I was so fascinated to watch the hearing of Supreme Court nominee Brett Kavanaugh last week, and, like you, I sat there completely and utterly transfixed, and I hung on every word. The hearing lived up to – and even surpassed – its billing, with riveting testimony on both sides. If the first alien landing in the history of mankind had happened during that hearing, not one television station would have cut away.

I don’t recall that they ever used to ask these types of questions of Supreme Court nominees: When did you lose your virginity? Did your friends have a particular way of saying the F-word? Did you get sloppy drunk a lot in high school?

And, then, after questions like that, they pulled out stuff from his high school yearbook and used it against him.

All that got me thinking hard about my own high school yearbooks and the pictures in them and the comments people had written. And I really didn’t know how incriminating the stuff in there was. I mean, I’d held onto those books for decades, but I think I’ve literally only read the comments one time in my life – about four seconds after someone wrote them. But it struck me like a ton of bricks that I’d sure better check and see what’s in there just in case I’m ever nominated for the highest judicial seat in the land.

(You may not realize this but, to quote Wikipedia: “The Constitution of the United States does not require that any federal judges have any particular educational or career background.” In short, you don’t even need a LSAT score to be appointed to the Supreme Court. Now, I understand it still seems unlikely that I’ll get nominated to serve on the court, but, for anyone who says it’s impossible, I would remind you that Donald Trump is president.)

So, anyway, I thought I’d better check and see what was in there. I had a lot of “fun” in high school, so I was kind of scared to look. But, finally, I got my courage up and opened the 1976 Whirligig – the yearbook for Greensboro Grimsley High School – and I chose a written comment at random. This is the actual first comment I read in there …



You are a pretty cool cat considering your jokes and being a sophomore. Glad to know you’re living your life for Christ! See you this summer at Campaigners [A Christian youth group]. Your Christian brother. Andy.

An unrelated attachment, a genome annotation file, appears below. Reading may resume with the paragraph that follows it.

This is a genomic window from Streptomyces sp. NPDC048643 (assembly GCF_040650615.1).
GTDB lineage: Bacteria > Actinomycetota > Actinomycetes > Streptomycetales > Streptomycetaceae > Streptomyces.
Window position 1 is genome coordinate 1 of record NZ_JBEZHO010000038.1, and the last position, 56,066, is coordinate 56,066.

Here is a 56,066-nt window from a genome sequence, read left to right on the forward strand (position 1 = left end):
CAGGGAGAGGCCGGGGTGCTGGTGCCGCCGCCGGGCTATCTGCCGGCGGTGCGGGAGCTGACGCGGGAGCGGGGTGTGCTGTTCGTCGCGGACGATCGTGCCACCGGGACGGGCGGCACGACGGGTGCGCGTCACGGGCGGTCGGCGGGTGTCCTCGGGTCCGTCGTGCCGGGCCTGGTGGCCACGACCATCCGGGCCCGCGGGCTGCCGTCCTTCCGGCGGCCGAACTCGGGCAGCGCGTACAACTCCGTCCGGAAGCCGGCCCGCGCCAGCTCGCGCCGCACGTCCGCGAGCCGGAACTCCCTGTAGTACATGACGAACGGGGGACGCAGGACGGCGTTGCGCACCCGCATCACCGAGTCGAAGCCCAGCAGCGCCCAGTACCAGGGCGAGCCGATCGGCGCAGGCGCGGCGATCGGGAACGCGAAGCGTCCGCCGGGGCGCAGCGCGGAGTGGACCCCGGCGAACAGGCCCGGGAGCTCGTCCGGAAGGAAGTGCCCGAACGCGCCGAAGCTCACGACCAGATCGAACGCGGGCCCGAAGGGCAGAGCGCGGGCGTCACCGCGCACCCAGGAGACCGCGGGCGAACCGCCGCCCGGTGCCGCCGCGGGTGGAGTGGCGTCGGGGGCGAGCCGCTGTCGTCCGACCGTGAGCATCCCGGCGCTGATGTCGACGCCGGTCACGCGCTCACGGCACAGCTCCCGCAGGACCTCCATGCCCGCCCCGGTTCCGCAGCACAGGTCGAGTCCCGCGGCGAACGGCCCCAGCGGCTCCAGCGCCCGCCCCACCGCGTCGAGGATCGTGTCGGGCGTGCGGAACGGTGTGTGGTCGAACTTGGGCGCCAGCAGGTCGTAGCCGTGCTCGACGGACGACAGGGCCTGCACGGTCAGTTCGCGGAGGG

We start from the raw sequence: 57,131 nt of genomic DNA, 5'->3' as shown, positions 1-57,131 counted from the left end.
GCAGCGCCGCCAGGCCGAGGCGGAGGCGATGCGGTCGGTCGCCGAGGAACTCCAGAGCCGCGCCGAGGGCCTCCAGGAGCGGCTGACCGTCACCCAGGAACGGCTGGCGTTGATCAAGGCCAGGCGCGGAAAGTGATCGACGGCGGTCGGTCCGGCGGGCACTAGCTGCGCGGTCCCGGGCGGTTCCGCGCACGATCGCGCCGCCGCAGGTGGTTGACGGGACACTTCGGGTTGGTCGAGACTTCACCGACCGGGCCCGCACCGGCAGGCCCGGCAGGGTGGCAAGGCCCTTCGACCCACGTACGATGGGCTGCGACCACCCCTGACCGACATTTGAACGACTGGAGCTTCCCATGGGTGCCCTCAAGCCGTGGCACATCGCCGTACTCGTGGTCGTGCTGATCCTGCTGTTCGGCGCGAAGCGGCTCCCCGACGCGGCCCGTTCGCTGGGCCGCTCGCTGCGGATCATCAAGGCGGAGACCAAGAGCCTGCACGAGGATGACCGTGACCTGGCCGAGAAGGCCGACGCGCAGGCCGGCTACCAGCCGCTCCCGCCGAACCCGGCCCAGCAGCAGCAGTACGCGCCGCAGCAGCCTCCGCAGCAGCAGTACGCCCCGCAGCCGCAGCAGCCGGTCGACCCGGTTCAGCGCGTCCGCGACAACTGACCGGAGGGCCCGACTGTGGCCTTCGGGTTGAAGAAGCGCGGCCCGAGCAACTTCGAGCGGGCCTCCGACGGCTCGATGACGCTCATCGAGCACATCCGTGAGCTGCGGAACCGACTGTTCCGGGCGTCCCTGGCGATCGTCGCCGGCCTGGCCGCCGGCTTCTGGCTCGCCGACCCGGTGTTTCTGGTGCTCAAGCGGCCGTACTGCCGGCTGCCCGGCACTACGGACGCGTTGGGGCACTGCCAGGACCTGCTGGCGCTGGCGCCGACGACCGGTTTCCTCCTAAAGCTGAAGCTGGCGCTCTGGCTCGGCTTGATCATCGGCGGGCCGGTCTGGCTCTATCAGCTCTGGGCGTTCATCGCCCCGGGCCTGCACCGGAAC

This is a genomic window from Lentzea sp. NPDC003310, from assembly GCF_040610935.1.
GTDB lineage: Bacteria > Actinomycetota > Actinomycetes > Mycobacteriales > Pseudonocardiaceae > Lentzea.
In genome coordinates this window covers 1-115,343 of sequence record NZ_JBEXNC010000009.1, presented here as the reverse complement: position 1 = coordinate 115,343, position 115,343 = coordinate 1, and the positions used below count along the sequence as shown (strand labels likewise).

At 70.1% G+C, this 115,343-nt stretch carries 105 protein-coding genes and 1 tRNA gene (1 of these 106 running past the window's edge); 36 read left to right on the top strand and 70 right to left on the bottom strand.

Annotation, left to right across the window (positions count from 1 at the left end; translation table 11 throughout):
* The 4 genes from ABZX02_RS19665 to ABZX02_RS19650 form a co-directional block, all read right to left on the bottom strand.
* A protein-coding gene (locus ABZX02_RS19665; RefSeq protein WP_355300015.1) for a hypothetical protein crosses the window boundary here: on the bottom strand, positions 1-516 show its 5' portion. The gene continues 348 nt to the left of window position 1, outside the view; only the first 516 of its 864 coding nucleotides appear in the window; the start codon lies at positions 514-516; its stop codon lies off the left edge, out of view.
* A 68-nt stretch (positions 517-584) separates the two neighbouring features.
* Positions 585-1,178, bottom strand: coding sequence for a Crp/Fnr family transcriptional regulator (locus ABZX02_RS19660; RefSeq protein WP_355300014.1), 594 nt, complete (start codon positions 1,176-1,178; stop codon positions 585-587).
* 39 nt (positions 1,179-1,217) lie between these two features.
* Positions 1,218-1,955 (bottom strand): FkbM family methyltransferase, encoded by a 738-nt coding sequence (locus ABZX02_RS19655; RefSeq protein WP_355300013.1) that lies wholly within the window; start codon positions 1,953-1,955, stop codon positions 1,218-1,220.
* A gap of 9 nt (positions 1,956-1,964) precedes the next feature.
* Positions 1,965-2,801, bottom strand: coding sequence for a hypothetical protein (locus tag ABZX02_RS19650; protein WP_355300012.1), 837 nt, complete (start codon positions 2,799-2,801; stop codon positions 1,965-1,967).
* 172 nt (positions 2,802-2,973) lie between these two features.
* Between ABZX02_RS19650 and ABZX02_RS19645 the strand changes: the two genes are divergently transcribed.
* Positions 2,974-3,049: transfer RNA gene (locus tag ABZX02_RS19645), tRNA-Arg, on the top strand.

Well, that’s not so bad, I thought. In fact, I come off looking pretty darn good in that one. Then I looked at another entry from a guy named Eddie, who I have no recollection of.

“Sorry for not ever getting to Young Life [another Christian youth group], but I know what was accomplished there was good. Have fun next year. Love in Christ. Eddie Hendrickson, ’76.”

Yet another classmate wrote that I had been “very instrumental” in his “growth in Christ.”

OK, so this wasn’t going so badly after all. There was nothing in my yearbook about devil’s triangles nor were there any mysterious references to a supposed tramp named Renate. In fact, in that whole yearbook, there was only one troubling entry I could find: One girl wrote that my jokes were terrible and she added at the end, “If you ever want to find the ‘swings,’ just ask me where to go.”

Now, I don’t know what the “swings” are, or what that’s a reference to; but I can easily imagine my political opponents having a field day with that one. But I would, if I had to, swear under oath on a stack of Bibles that I have no idea what that means. (In the name of honesty, I will admit that it does sound a little shady, whatever it is.)

Other than that one reference, though, I looked squeaky clean in high school and seemed completely in the clear. I still didn’t know what my other classmates were doing in high school while I was trying my best to turn people to Christ, but I thought I’d look through the pictures and see what I could find. I won’t name names in this column, but I will say that, the three years of classes covered in the 1976 Whirligig include people who are now elected leaders, law enforcement officers, judicial officials and many others you would know. The names in there are like a Who’s Who of powerful and important people in this city and I must say that quite frankly I was utterly appalled at what I saw these people doing in there. I mean, clearly, late ’70s Grimsley was a cesspool and I have no idea how I stayed so connected to God in that environment.